The overall aim of these approaches is to maintain productivity of the workforce during an unsettling period. By having a transparent strategy, clear reasoning as to why decisions were made and providing a range of personalised / demographically distinguished incentives, there is a greater possibility of maintaining, and even increasing, morale in an office environment during (and after) an organisational restructure. These steps, deployed in the right way by the right organisation will be viewed positively by various stakeholders including prospective/remaining staff, worker’s unions and media outlets.


Best Practices & Future Application


Successful management of a downsizing strategy, adopting best practices explored above, should not be seen as a one-off effort, but rather seen as an investment and opportunity to refine the cadence of the company. The organisation will now have a more detailed understanding of its restructured workforce, including motivational drivers for individual employees. Understanding this level of detail opens the prospect of adjusting the office working environment, for example: desk upgrades, organising relevant social events, creating groups based on relatable interests or any other type of change. Whether a large or small amendment to the culture is sought, there is a convenient timeframe for other softer, positive, changes to be made simultaneously with an organisational restructure.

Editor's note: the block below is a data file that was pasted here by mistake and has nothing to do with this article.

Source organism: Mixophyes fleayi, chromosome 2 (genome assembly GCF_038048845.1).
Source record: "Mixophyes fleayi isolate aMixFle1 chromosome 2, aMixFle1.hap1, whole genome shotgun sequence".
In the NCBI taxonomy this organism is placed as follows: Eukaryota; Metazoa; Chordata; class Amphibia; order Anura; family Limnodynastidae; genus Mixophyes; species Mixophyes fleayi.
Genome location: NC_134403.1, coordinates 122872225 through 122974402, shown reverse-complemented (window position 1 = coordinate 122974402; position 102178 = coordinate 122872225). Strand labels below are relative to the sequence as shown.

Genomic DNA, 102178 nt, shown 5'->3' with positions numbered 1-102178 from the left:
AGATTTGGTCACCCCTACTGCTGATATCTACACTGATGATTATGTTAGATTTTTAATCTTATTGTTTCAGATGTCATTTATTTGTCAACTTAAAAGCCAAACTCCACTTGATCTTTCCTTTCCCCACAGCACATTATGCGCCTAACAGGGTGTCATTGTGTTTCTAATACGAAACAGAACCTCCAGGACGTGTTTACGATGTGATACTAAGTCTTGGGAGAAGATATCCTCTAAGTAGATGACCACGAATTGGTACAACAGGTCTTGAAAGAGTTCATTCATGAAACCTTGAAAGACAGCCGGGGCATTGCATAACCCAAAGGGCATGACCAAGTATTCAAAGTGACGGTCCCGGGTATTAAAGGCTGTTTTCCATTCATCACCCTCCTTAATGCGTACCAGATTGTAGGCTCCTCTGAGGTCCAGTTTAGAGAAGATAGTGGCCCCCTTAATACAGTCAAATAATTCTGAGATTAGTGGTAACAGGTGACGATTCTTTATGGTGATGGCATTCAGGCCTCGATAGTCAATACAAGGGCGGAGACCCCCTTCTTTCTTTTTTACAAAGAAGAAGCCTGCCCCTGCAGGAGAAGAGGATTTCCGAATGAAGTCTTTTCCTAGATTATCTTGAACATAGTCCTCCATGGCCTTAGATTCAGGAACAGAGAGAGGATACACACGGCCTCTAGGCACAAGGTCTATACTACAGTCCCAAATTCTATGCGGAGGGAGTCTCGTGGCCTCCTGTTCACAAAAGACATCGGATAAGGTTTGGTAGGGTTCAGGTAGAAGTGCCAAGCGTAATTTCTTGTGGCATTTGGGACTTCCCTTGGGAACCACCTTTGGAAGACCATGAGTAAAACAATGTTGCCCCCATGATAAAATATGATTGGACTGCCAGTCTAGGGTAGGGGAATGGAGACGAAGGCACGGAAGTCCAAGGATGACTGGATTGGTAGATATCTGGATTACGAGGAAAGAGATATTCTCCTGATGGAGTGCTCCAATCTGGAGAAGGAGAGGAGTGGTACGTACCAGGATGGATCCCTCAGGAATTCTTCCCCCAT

How an organisation prioritises the motivation of its workforce when faced with headcount reductions, particularly those put at risk, is pertinent to the success of the change. Organisations which do not prioritise staff motivation may stay afloat in the short term, but run the risk the organisation might suffer and sink in the long term. Better to set the course right from the off, than try and steer an ever-growing ship away from impending disaster further down the line.

[1] Successful Downsizing: The Case of the Boeing Reemployment Program, The Journal of Leadership Studies, 1998, vol.5, no. 3